Dr. Blatman wrote the following piece which was originally published in the Alternative Patient Treatment Directory website.
For many people medical marijuana may be a much better alternative for pain relief than opioids or other pharmaceuticals. Marijuana has fewer side effects than pharmaceuticals used to treat pain and there is no danger of losing life from overdose or interaction with other medications. In addition, marijuana may help with sleep and provide similar or even improved pain relief.
For most people, commonly used medications for pain, including opioids, gabapentinoids (gabapentin, Lyrica) and NSAIDs, do not make the pain go away. Indeed, for many people they just “take the edge off” and make the pain more bearable—thus helping patients cope. Though pain relief from these medications is not as much as patients would like, the relief for many people is still significant enough that most patients hesitate to give them up.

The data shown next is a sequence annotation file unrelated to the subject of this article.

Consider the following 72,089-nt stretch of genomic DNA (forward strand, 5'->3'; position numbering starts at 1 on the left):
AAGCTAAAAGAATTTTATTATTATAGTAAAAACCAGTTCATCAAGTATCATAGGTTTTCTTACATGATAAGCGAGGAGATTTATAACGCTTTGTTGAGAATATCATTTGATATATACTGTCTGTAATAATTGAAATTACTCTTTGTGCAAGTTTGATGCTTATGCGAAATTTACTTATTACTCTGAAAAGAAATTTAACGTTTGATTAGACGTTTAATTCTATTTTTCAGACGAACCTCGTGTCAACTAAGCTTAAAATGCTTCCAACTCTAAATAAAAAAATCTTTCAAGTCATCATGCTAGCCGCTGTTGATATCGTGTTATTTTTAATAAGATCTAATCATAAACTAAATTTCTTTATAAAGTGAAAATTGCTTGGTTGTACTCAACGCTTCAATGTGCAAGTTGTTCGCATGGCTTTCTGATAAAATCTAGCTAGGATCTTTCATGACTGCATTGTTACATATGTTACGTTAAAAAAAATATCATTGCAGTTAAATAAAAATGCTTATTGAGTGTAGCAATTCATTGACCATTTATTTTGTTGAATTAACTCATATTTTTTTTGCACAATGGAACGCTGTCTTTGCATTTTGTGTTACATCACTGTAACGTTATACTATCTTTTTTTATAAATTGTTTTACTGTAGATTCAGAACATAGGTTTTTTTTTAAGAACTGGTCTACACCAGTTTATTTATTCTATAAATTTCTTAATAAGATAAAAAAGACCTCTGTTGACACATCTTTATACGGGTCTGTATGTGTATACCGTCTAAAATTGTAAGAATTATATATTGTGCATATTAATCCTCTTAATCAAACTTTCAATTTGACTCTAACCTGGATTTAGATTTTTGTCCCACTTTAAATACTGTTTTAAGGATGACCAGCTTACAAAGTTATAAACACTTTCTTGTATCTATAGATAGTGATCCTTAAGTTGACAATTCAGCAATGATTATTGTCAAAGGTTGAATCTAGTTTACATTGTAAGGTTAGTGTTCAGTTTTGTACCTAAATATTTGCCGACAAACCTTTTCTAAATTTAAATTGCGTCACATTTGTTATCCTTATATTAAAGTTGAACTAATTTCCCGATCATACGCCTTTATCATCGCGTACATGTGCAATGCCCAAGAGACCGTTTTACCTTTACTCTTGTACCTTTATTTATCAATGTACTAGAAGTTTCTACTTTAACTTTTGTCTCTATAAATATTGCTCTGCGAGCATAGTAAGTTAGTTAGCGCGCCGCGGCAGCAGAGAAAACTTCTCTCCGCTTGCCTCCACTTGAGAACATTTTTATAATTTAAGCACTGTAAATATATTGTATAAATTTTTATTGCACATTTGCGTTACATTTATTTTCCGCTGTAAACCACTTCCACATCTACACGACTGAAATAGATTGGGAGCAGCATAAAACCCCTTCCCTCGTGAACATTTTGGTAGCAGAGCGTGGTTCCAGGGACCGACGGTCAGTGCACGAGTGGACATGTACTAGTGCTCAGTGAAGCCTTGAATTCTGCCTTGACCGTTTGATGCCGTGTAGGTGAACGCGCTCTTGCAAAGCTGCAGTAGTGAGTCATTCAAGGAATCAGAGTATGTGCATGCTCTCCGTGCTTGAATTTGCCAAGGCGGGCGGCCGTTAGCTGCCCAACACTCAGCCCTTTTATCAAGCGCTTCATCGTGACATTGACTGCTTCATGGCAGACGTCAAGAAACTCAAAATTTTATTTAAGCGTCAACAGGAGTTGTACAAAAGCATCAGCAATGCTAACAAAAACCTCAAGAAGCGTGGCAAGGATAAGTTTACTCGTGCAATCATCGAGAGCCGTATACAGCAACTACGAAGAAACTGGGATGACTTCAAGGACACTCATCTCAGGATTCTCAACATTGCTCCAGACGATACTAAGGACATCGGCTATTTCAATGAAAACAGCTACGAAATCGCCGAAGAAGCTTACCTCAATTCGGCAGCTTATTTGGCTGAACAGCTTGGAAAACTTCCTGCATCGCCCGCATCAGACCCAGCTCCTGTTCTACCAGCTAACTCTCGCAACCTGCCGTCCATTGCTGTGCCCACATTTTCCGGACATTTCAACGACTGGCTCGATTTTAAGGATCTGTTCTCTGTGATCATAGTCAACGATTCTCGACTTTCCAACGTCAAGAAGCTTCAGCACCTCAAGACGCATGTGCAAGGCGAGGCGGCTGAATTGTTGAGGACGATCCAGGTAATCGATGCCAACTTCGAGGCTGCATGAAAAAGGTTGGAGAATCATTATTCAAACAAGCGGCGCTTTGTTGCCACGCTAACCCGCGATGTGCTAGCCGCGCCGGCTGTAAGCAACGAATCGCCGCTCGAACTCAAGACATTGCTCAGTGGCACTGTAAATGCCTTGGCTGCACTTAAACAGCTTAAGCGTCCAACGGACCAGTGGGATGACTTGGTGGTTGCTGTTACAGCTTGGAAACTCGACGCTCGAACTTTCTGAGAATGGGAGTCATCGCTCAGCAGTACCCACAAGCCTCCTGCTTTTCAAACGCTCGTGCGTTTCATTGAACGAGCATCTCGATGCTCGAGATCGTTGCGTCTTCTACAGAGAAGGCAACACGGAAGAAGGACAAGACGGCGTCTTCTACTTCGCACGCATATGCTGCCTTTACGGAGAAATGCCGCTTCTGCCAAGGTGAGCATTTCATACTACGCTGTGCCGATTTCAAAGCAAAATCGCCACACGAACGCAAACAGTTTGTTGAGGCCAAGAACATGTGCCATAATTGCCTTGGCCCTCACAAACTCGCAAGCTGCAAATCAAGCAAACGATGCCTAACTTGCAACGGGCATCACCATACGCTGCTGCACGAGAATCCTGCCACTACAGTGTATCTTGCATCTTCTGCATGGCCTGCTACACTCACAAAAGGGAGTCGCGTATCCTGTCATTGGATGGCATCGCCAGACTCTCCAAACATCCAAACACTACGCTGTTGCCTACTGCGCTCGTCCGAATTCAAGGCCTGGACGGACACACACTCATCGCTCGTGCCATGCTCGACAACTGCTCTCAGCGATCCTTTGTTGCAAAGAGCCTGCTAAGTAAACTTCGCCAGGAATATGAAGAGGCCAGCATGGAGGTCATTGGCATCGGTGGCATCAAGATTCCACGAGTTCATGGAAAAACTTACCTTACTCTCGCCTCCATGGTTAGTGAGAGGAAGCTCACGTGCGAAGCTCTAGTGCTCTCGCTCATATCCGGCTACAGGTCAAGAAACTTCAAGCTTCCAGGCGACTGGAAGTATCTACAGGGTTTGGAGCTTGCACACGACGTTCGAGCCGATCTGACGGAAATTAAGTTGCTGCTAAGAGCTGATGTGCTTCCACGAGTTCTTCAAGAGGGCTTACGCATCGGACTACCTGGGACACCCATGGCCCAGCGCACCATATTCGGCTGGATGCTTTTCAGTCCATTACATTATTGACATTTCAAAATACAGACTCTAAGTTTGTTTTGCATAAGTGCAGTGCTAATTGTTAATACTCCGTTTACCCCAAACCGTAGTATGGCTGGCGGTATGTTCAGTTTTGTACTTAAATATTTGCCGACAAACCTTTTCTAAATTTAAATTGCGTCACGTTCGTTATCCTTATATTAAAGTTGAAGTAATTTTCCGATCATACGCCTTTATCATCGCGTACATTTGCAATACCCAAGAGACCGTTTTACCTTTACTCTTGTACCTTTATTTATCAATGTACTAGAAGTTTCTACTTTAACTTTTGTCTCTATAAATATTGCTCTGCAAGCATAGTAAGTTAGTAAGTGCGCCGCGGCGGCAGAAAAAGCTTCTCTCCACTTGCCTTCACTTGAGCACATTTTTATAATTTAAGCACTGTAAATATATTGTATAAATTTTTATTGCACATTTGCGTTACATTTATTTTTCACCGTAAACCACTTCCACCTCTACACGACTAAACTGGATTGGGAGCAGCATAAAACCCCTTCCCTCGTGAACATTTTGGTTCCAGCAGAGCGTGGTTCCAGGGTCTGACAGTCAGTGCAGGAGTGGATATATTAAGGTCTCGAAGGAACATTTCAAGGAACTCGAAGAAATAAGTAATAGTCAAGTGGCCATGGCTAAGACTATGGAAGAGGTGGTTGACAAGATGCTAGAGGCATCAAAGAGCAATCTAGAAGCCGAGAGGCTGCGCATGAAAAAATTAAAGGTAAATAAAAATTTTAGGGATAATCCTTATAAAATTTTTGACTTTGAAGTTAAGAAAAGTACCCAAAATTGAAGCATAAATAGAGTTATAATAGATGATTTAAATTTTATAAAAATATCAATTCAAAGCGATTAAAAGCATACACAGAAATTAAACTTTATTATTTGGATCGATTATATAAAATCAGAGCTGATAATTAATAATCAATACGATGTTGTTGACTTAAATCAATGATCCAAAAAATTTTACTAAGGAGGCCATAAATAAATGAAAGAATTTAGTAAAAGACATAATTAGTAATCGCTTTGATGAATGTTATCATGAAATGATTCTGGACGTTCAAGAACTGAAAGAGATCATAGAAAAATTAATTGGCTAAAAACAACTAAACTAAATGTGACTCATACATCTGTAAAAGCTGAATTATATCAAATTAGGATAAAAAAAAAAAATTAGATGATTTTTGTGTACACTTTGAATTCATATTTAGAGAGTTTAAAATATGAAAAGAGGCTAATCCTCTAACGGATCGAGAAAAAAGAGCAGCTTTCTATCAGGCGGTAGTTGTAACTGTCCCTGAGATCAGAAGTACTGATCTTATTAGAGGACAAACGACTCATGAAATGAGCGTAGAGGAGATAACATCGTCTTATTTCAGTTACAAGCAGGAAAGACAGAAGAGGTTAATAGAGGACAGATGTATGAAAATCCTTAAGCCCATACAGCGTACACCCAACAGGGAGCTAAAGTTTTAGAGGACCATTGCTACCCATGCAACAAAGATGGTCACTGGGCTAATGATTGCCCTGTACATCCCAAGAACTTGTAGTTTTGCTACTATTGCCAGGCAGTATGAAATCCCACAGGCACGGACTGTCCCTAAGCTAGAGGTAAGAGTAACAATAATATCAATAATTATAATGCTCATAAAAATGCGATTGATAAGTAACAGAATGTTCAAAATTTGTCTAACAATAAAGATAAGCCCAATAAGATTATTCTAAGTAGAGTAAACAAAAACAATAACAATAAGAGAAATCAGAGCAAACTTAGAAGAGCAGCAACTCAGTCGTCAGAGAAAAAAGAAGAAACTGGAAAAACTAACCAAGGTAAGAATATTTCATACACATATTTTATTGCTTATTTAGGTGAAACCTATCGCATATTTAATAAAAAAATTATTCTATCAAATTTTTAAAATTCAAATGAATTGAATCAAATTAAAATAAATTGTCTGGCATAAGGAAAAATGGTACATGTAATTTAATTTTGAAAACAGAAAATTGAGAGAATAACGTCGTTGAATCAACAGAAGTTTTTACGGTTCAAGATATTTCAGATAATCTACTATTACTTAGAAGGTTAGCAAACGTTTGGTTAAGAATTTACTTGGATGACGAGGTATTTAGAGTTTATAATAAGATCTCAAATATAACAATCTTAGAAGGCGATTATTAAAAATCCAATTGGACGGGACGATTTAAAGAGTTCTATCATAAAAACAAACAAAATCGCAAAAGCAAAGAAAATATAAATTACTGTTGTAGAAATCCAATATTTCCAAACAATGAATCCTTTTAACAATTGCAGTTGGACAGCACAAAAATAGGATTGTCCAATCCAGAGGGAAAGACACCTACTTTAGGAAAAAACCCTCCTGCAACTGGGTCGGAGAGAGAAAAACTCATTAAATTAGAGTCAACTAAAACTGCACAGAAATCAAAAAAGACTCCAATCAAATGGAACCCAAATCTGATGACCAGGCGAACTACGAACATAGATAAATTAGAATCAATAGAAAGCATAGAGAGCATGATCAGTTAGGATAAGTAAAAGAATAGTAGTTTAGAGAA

Choosing marijuana instead of pharmaceuticals may be your best option for medication-derived pain relief.
Recommended: Do this before switching from pharmaceuticals to medical marijuana
So, if you decide to go for this less dangerous medication option for chronic (or even acute) pain, how can you best proceed?
If you would like this transition to be easier, start with taking my do not eat list out of your diet. Many people realize 40-50% pain relief in just 4 weeks that starts during week 2. It is much easier to transition off of opiates and other pain medication if your food based inflammatory pain is greatly reduced first. If you try this and don’t get any relief from pain, most likely you are not reading every label and totally avoiding the foods on the list. Partial adherence may not provide relief. Aren’t you tired of hurting? And yes, if you have chronic pain this list applies to you and seems to be universal to our species.